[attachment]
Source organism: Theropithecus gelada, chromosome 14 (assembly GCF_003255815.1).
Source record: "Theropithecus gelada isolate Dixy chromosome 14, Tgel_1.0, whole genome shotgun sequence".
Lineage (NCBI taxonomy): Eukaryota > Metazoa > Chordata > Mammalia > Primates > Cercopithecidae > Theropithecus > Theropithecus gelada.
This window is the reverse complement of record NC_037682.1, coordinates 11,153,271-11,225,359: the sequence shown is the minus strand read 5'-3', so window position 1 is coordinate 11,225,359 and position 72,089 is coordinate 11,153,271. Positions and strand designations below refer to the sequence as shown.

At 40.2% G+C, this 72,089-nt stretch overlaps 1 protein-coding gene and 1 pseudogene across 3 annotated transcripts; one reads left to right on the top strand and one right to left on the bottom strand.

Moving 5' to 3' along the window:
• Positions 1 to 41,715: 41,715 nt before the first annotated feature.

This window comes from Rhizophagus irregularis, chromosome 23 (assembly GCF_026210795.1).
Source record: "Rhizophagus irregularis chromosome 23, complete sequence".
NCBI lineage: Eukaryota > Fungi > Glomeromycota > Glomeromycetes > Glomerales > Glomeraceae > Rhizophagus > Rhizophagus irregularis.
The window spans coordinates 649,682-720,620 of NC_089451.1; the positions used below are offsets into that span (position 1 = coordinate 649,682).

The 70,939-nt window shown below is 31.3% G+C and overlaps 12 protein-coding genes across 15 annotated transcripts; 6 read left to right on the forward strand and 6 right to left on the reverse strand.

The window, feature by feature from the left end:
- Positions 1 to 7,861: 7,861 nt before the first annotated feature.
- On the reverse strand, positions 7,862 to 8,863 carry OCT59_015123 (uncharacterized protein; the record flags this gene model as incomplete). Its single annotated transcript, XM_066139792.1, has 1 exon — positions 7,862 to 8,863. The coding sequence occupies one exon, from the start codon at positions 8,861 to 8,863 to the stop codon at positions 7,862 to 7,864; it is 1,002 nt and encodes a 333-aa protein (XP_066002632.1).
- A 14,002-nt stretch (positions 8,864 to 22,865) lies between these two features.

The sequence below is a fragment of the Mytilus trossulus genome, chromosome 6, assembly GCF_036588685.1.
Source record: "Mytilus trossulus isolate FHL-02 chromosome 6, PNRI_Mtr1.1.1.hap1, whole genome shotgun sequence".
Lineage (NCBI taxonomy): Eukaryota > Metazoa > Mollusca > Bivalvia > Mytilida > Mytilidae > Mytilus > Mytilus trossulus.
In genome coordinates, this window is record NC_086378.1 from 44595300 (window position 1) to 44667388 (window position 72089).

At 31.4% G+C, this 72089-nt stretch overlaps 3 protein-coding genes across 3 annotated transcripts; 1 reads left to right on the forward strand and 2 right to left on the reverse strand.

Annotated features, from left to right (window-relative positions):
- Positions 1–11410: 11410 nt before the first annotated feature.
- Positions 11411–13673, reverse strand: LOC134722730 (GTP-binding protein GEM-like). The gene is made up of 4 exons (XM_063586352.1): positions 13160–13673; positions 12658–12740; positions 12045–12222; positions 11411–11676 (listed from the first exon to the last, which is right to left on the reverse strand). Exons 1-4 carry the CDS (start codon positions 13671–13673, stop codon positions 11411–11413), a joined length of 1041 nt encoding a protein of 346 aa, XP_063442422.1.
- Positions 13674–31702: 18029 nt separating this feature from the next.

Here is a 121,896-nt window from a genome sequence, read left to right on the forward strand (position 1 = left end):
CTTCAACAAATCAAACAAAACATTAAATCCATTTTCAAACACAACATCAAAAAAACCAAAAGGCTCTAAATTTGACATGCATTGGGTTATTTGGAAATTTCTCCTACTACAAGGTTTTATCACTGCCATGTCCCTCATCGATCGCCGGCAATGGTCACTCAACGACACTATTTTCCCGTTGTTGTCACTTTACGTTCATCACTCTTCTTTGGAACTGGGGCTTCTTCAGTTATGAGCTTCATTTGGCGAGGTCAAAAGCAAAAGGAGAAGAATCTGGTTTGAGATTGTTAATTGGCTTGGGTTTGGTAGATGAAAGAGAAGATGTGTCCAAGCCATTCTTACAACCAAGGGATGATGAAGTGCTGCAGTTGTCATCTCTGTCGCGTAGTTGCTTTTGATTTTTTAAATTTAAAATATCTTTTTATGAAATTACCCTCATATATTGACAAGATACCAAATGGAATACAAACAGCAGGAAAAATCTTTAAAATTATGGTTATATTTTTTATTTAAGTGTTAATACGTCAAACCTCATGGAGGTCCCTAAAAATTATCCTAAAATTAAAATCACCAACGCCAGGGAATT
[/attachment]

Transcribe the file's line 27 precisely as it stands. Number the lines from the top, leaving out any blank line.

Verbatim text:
CTTCAACAAATCAAACAAAACATTAAATCCATTTTCAAACACAACATCAAAAAAACCAAAAGGCTCTAAATTTGACATGCATTGGGTTATTTGGAAATTTCTCCTACTACAAGGTTTTATCACTGCCATGTCCCTCATCGATCGCCGGCAATGGTCACTCAACGACACTATTTTCCCGTTGTTGTCACTTTACGTTCATCACTCTTCTTTGGAACTGGGGCTTCTTCAGTTATGAGCTTCATTTGGCGAGGTCAAAAGCAAAAGGAGAAGAATCTGGTTTGAGATTGTTAATTGGCTTGGGTTTGGTAGATGAAAGAGAAGATGTGTCCAAGCCATTCTTACAACCAAGGGATGATGAAGTGCTGCAGTTGTCATCTCTGTCGCGTAGTTGCTTTTGATTTTTTAAATTTAAAATATCTTTTTATGAAATTACCCTCATATATTGACAAGATACCAAATGGAATACAAACAGCAGGAAAAATCTTTAAAATTATGGTTATATTTTTTATTTAAGTGTTAATACGTCAAACCTCATGGAGGTCCCTAAAAATTATCCTAAAATTAAAATCACCAACGCCAGGGAATT